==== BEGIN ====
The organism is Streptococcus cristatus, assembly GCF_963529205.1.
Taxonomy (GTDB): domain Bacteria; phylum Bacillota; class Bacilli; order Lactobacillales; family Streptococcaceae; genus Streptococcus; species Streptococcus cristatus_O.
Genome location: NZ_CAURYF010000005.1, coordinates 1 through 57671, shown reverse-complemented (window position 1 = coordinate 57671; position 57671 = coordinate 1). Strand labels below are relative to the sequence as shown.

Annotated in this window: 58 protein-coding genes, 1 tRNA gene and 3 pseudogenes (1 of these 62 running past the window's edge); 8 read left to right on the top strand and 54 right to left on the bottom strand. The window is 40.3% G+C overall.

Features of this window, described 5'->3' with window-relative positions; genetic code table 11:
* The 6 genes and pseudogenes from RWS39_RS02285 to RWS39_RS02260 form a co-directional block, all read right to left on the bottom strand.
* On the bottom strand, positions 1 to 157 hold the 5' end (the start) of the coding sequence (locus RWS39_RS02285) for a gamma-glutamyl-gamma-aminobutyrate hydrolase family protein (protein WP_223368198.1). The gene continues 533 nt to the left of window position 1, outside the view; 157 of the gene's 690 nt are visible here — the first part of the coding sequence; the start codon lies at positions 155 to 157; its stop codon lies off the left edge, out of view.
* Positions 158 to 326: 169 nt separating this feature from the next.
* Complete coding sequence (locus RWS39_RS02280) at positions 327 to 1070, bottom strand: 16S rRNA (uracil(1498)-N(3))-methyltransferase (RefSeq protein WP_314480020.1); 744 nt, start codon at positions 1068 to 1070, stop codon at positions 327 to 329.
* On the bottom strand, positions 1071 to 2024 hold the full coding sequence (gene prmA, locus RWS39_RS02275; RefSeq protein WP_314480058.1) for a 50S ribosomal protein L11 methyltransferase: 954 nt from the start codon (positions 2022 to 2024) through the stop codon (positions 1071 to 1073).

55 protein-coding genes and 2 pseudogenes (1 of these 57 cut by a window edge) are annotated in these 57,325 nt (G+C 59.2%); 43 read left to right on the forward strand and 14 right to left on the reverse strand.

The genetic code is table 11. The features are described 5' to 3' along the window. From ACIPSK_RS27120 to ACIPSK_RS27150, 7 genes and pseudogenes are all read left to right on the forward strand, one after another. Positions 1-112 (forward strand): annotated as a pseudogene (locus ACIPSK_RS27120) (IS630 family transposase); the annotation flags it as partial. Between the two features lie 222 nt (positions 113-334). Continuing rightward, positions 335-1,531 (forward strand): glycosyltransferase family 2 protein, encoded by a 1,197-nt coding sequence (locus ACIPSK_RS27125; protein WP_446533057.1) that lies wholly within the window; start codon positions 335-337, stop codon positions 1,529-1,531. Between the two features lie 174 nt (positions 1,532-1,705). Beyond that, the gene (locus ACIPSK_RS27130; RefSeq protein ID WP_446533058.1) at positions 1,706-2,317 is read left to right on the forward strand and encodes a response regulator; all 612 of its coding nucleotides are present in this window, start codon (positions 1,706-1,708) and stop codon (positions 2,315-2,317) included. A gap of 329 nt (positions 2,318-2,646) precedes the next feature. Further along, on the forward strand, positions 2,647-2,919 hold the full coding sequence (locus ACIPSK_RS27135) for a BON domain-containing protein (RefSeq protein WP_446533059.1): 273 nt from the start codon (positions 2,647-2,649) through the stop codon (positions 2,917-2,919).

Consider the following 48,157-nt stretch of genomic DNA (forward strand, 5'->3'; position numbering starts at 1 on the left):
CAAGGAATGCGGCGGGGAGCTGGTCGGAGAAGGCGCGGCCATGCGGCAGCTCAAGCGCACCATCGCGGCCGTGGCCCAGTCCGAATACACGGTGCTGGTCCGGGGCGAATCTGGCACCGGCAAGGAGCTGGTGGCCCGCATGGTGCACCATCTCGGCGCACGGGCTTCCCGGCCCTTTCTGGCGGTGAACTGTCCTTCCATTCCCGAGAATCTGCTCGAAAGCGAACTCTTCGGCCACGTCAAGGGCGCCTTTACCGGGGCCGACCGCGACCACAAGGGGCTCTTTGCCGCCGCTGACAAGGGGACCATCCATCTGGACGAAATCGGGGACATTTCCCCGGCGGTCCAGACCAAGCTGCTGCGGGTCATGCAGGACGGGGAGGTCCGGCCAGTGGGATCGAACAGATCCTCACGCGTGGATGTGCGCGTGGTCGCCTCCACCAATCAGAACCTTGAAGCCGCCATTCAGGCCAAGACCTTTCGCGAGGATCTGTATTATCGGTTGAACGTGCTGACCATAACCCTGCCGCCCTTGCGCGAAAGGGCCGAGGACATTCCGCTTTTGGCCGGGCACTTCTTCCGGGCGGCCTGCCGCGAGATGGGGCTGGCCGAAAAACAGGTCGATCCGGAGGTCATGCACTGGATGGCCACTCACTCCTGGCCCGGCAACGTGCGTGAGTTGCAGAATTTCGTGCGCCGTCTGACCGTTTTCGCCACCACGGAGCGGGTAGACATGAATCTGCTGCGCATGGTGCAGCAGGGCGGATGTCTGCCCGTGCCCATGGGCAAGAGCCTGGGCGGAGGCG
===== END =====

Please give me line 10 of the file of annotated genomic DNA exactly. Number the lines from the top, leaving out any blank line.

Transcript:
* On the bottom strand, positions 1071 to 2024 hold the full coding sequence (gene prmA, locus RWS39_RS02275; RefSeq protein WP_314480058.1) for a 50S ribosomal protein L11 methyltransferase: 954 nt from the start codon (positions 2022 to 2024) through the stop codon (positions 1071 to 1073).